Proposed tax relief cuts on new Irish auto-enrolment pensions slammed by critics Proposed tax relief cuts on new Irish auto-enrolment pensions slammed by critics

Proposed tax relief cuts on new Irish auto-enrolment pensions slammed by critics
10 Sep 2018

Pensions consultancy Mercer has expressed alarm over indications that the Irish government may cut tax relief on retirement savings when it rolls out plans for a mandatory workplace pension.

The company was responding to the publication of a long-awaited consultation document on implementing a mandatory scheme to cover most workers, who would be automatically enrolled. 

Danny Mansergh, head of member communications at Mercer, told the Irish Times: "We are pleased to see a push for a significant level of overall contribution at 14% between employer, employee and the state, along with the creation of a Central Processing Agency which will drive down the costs borne by employees and employers. We do, however, have significant concerns about the proposed reductions in tax relief, and the high numbers of people who will be excluded from auto-enrolment."

A proposal within the consultation document suggests the government would contribute €1 (US$1.17) for every €3 (US$3.50) saved by an employee, equating to tax relief of 25%. Higher paid workers can currently obtain relief of 40% on pension contributions.

“It seems strange that a policy aimed at increasing the numbers contributing to pensions would expect to do it by reducing tax relief – bearing in mind that the average full-time worker is a higher rate taxpayer," Mansergh said.

While accepting that the proposed state contribution differed from current tax relief, the Department of Employment Affairs and Social Protection said auto-enrolment was aimed particularly at “people on lower to middle income brackets where the current tax relief arrangements may be less favourable than for higher earners”.

Standard rate taxpayers attract tax relief of only 20% under current arrangements.

Mercer also expressed concern at the exclusion of 675,000 workers from taking out pensions as they are either younger than 23, older than 60, earn less than €20,000 (US$23,317) or are self-employed. It urged the government to reconsider “such widespread exclusions”.

The government claimed that 410,000 workers who are currently without pensions would fall under the mandatory arrangements but said that other workers could opt in.

 Emma Woollacott

Emma Woollacott is a freelance business journalist. Her work has appeared in a wide range of publications, including the Guardian, the Times, Forbes and the BBC.

OTHER ARTICLES THAT MAY INTEREST YOU

Ireland denies being tax haven despite low rates paid by top companies

The regulatory impact of Northern Irish devolution

How to get value for money from your workplace pension scheme

Pensions consultancy Mercer has expressed alarm over indications that the Irish government may cut tax relief on retirement savings when it rolls out plans for a mandatory workplace pension.

The company was responding to the publication of a long-awaited consultation document on implementing a mandatory scheme to cover most workers, who would be automatically enrolled.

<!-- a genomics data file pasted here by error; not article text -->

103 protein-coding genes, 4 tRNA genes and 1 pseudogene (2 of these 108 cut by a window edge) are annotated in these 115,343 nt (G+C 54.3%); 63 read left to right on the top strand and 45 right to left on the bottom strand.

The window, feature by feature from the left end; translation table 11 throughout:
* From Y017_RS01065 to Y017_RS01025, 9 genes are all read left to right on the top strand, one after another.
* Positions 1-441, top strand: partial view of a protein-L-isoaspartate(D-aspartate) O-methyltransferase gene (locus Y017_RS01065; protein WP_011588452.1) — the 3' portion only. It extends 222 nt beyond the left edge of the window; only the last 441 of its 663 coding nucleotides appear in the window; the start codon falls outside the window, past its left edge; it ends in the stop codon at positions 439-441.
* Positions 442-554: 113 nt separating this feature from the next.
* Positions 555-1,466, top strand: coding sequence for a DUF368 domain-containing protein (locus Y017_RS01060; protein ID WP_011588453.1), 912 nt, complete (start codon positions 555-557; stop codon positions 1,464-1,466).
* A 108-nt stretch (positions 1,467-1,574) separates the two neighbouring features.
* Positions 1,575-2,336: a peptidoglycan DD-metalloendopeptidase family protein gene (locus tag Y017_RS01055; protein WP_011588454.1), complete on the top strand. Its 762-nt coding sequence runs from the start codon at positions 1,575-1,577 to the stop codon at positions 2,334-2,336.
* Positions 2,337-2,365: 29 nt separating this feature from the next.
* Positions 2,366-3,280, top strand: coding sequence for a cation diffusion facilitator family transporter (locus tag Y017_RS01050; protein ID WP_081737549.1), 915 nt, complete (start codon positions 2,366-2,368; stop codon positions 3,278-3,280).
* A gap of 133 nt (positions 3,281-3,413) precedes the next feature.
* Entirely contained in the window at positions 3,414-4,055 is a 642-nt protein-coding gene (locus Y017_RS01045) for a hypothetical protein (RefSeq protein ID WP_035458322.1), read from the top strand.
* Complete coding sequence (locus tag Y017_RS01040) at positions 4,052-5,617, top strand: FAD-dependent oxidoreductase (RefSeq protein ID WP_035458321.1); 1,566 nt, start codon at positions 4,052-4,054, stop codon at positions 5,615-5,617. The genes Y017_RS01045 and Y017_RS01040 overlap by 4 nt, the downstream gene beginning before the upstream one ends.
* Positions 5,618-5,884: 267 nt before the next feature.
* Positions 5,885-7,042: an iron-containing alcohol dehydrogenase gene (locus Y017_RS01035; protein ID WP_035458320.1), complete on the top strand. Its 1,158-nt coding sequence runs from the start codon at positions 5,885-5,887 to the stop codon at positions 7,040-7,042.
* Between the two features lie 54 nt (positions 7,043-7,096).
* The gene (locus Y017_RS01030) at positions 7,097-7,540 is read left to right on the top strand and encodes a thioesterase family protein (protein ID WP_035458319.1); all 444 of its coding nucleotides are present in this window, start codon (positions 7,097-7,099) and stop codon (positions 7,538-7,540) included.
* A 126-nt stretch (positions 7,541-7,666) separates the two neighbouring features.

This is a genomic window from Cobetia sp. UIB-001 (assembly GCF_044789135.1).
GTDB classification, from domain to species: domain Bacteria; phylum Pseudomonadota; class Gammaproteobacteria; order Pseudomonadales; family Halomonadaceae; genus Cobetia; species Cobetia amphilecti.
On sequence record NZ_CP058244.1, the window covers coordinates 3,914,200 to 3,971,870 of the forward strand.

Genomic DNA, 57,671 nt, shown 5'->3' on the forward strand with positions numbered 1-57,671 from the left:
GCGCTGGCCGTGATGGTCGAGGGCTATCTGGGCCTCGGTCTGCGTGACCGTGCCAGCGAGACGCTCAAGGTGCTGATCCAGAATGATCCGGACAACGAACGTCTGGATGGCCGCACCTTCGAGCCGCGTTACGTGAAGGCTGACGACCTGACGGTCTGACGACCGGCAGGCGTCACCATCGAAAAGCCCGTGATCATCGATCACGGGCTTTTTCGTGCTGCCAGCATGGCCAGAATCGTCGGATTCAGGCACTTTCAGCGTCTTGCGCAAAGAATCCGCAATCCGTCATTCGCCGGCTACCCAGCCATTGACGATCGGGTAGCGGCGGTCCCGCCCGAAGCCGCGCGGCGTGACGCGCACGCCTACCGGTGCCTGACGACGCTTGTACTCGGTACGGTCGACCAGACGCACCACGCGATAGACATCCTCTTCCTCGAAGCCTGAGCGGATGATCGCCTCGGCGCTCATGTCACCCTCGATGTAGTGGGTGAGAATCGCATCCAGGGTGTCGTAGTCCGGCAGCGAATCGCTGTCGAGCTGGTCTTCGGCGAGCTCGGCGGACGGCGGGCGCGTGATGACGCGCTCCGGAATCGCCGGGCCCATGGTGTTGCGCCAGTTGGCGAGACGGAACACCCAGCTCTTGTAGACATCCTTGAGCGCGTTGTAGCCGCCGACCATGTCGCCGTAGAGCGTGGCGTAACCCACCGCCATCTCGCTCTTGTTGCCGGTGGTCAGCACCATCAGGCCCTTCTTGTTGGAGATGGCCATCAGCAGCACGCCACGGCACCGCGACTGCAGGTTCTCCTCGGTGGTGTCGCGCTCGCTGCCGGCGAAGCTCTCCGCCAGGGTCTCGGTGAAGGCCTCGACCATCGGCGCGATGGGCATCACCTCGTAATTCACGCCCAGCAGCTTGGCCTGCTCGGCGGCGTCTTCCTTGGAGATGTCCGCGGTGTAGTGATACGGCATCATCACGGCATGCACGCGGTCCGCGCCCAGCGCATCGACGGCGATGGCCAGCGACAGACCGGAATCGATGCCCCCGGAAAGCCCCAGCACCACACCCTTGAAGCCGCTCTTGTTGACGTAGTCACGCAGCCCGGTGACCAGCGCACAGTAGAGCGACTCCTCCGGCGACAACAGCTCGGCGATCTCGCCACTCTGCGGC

Danny Mansergh, head of member communications at Mercer, told the Irish Times: "We are pleased to see a push for a significant level of overall contribution at 14% between employer, employee and the state, along with the creation of a Central Processing Agency which will drive down the costs borne by employees and employers. We do, however, have significant concerns about the proposed reductions in tax relief, and the high numbers of people who will be excluded from auto-enrolment."

A proposal within the consultation document suggests the government would contribute €1 (US$1.17) for every €3 (US$3.50) saved by an employee, equating to tax relief of 25%. Higher paid workers can currently obtain relief of 40% on pension contributions.

“It seems strange that a policy aimed at increasing the numbers contributing to pensions would expect to do it by reducing tax relief – bearing in mind that the average full-time worker is a higher rate taxpayer," Mansergh said.

While accepting that the proposed state contribution differed from current tax relief, the Department of Employment Affairs and Social Protection said auto-enrolment was aimed particularly at “people on lower to middle income brackets where the current tax relief arrangements may be less favourable than for higher earners”.

Standard rate taxpayers attract tax relief of only 20% under current arrangements.

Mercer also expressed concern at the exclusion of 675,000 workers from taking out pensions as they are either younger than 23, older than 60, earn less than €20,000 (US$23,317) or are self-employed. It urged the government to reconsider “such widespread exclusions”.

The government claimed that 410,000 workers who are currently without pensions would fall under the mandatory arrangements but said that other workers could opt in.

 Emma Woollacott

Emma Woollacott is a freelance business journalist. Her work has appeared in a wide range of publications, including the Guardian, the Times, Forbes and the BBC.

OTHER ARTICLES THAT MAY INTEREST YOU

Ireland denies being tax haven despite low rates paid by top companies

The regulatory impact of Northern Irish devolution

How to get value for money from your workplace pension scheme

Leave a Reply

All blog comments are checked prior to publishing